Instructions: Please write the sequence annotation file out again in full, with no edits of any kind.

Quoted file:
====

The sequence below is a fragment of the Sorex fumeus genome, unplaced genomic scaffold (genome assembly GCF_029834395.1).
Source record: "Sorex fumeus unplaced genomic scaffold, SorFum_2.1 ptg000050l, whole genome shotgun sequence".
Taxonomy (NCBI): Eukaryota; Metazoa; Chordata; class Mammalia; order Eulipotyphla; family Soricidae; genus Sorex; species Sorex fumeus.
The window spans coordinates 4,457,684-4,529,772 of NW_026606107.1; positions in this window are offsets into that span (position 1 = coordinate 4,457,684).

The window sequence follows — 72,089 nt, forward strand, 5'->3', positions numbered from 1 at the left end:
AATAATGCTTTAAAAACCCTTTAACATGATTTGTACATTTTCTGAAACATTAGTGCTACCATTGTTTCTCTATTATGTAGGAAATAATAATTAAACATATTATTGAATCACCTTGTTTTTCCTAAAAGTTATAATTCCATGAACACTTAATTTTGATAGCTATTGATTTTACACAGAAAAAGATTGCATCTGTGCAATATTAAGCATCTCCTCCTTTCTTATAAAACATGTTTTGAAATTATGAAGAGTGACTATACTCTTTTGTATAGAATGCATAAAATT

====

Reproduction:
The sequence below is a fragment of the Sorex fumeus genome, unplaced genomic scaffold (genome assembly GCF_029834395.1).
Source record: "Sorex fumeus unplaced genomic scaffold, SorFum_2.1 ptg000050l, whole genome shotgun sequence".
Taxonomy (NCBI): Eukaryota; Metazoa; Chordata; class Mammalia; order Eulipotyphla; family Soricidae; genus Sorex; species Sorex fumeus.
The window spans coordinates 4,457,684-4,529,772 of NW_026606107.1; positions in this window are offsets into that span (position 1 = coordinate 4,457,684).

The window sequence follows — 72,089 nt, forward strand, 5'->3', positions numbered from 1 at the left end:
AATAATGCTTTAAAAACCCTTTAACATGATTTGTACATTTTCTGAAACATTAGTGCTACCATTGTTTCTCTATTATGTAGGAAATAATAATTAAACATATTATTGAATCACCTTGTTTTTCCTAAAAGTTATAATTCCATGAACACTTAATTTTGATAGCTATTGATTTTACACAGAAAAAGATTGCATCTGTGCAATATTAAGCATCTCCTCCTTTCTTATAAAACATGTTTTGAAATTATGAAGAGTGACTATACTCTTTTGTATAGAATGCATAAAATT